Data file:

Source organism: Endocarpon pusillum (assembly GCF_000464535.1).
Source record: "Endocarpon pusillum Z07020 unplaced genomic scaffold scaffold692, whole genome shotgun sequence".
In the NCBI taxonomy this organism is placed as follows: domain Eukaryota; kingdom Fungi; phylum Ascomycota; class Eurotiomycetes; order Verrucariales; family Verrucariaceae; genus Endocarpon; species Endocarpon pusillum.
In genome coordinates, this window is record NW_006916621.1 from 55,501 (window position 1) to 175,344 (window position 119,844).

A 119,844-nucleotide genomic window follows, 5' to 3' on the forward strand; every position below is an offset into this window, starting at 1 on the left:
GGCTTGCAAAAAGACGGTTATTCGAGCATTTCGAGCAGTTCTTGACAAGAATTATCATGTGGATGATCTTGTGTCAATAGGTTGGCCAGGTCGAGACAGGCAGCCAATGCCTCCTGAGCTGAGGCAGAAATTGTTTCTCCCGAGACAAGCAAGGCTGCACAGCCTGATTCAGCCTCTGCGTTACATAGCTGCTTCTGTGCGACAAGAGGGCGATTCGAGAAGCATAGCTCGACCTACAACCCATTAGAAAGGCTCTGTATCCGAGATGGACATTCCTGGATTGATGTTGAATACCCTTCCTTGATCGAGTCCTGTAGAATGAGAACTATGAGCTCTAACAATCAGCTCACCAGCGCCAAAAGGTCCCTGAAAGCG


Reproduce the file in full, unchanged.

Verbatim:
Source organism: Endocarpon pusillum (assembly GCF_000464535.1).
Source record: "Endocarpon pusillum Z07020 unplaced genomic scaffold scaffold692, whole genome shotgun sequence".
In the NCBI taxonomy this organism is placed as follows: domain Eukaryota; kingdom Fungi; phylum Ascomycota; class Eurotiomycetes; order Verrucariales; family Verrucariaceae; genus Endocarpon; species Endocarpon pusillum.
In genome coordinates, this window is record NW_006916621.1 from 55,501 (window position 1) to 175,344 (window position 119,844).

A 119,844-nucleotide genomic window follows, 5' to 3' on the forward strand; every position below is an offset into this window, starting at 1 on the left:
GGCTTGCAAAAAGACGGTTATTCGAGCATTTCGAGCAGTTCTTGACAAGAATTATCATGTGGATGATCTTGTGTCAATAGGTTGGCCAGGTCGAGACAGGCAGCCAATGCCTCCTGAGCTGAGGCAGAAATTGTTTCTCCCGAGACAAGCAAGGCTGCACAGCCTGATTCAGCCTCTGCGTTACATAGCTGCTTCTGTGCGACAAGAGGGCGATTCGAGAAGCATAGCTCGACCTACAACCCATTAGAAAGGCTCTGTATCCGAGATGGACATTCCTGGATTGATGTTGAATACCCTTCCTTGATCGAGTCCTGTAGAATGAGAACTATGAGCTCTAACAATCAGCTCACCAGCGCCAAAAGGTCCCTGAAAGCG